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» Hatrack River Writers Workshop » Forums » Open Discussions About Writing » First Chapters (Page 2)

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Author Topic: First Chapters
MattLeo
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I wouldn't claim that plotting isn't at least *part* of the problem. A lot of what I've seen is authors struggling with the bewildering array of choices openings present.

How to make those choices, that's the practical problem.

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Grumpy old guy
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For me it's simple; focus your opening on who, where, why and what. I'm not going to elaborate on, say, what I mean by 'what', that's for each individual writer to puzzle out for themselves. What I will add is that having one of these things is essential and having all four is Nirvana. Any number in between is best practice.

Phil.
Being unusually cryptic--been a long day in rough weather

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extrinsic
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quote:
Grumpy old guy:
For me it's simple; focus your opening on who, where, why and what.

When and how feel left out.
quote:
MattLeo:
(1) that everything a reader does with your words to create a subjective experience costs him effort.

Ideally, according to audience sophistication, an iota of effortless intellectual stimulation starts effortless imagination stimulation, should cost readers no effort. Unless a writer delights in making readers work hard for their stimulation and readers of such enjoy the comprehension work, effortless reading for entertainment is most stimulating. The literary opus is a spectrum between impenetrable and appealing, easy, comprehensible expression according to audience sensibilities.

For example, James Joyce's The Odyssey is among the more impenetrable works. Part of its appeal is a desire to fully understand, decipher its entire meaning. Human nature wants to make sense of stimuli; this is a basic survival instinct.

Joyce put on a grand lark at the expense of high-brow sensibilities, a parochial school boy prank intended to pay back the grade school English study misery of literary interpretation. Evading one rhetoric substitutes another for the one denied. Sophisticated sensibilities delight in extracting the narrative's meaning. By obscuring meaning, conventionally alienating, Joyce created an appeal of an unconventional puzzle to solve.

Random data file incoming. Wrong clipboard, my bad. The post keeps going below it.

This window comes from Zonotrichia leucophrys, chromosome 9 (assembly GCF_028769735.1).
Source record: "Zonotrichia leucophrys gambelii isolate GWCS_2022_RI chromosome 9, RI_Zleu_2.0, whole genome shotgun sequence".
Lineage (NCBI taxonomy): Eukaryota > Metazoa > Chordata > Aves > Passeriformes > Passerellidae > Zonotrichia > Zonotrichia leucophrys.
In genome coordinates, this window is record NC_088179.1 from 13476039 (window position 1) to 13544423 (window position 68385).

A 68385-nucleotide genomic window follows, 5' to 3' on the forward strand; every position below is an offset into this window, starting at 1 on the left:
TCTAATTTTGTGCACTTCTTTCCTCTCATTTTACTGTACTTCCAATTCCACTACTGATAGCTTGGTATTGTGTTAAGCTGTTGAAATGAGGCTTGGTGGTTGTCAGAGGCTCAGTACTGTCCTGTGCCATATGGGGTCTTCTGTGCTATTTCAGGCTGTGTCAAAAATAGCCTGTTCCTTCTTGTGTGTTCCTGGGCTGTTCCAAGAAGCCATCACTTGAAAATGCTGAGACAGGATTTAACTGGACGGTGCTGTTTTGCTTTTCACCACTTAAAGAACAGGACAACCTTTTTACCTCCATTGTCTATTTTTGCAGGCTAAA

Fables generally are easy to read, easy to comprehend on their surfaces; however, their surface appeals belie their depths. The original French "The Sleeping Beauty" fable by Charles Perault, based upon "Sun, Moon, and Talia" by Italian Giambattista Basile, 1634, is a house märchen, a folktale, with many fabulous appeals superficially.

Underneath the superficial action are cautions about attention to hospitality, learning domestic work skills, overbearing mother-in-laws, and desiring Prince Charming husbands, directed to young women's attention so that they may become suitable wives. If the superficial action were less appealing and accessible, the message might either be received as alienating lecture to be denied or lost from lack of persuasion.

Avoiding undue persuasions is a first part of literary interpretation. A second part is learning how to persuade effectively.

[ June 24, 2014, 03:23 PM: Message edited by: extrinsic ]

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Grumpy old guy
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I omitted when and how deliberately. While both have their place later on, for beginnings I think you should concentrate on the who, where, what and why.

Take for example: He was an old man who fished alone in a skiff in the Gulf Stream and he had gone eighty-four days now without taking a fish. We have the who, He was an old man (I know it's vague but it's all that's needed) alone in a skiff in the Gulf Stream, Where (need I say more) who fished alone in a skiff, What (That's what he's doing) and, finally, why, he had gone eighty-four days now without taking a fish.

I'm not saying we should all try and channel Hemingway and try and put it all down in one sentence. But I hope you get my meaning; in the first chapter we should try and answer our readers most basic questions about why we're there and what's going on and why the person we're talking about deserves our notice.

Phil.

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extrinsic
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The sentence contains two hows and two whens: fished alone in a skiff, unsuccessful for eighty-four days; now and a span of eighty-four days past.
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Denevius
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Again, just my personal opinion, but I don't put a lot of stock in first sentences. Yes, a bad first sentence makes it more likely that I won't read the book. But it has to be absolutely awful. Otherwise, I generally get through the first paragraph, and usually at least flip from page 1 to page 2.

I saw that other thread on here about first sentences. At first I was going to contribute until I realized that the only first sentence that I remember is because it's so famous, and I had to memorize it at some point in school; and even now, I only remember the first part of that sentence.

quote:
It was the best of times, it was the worst of times...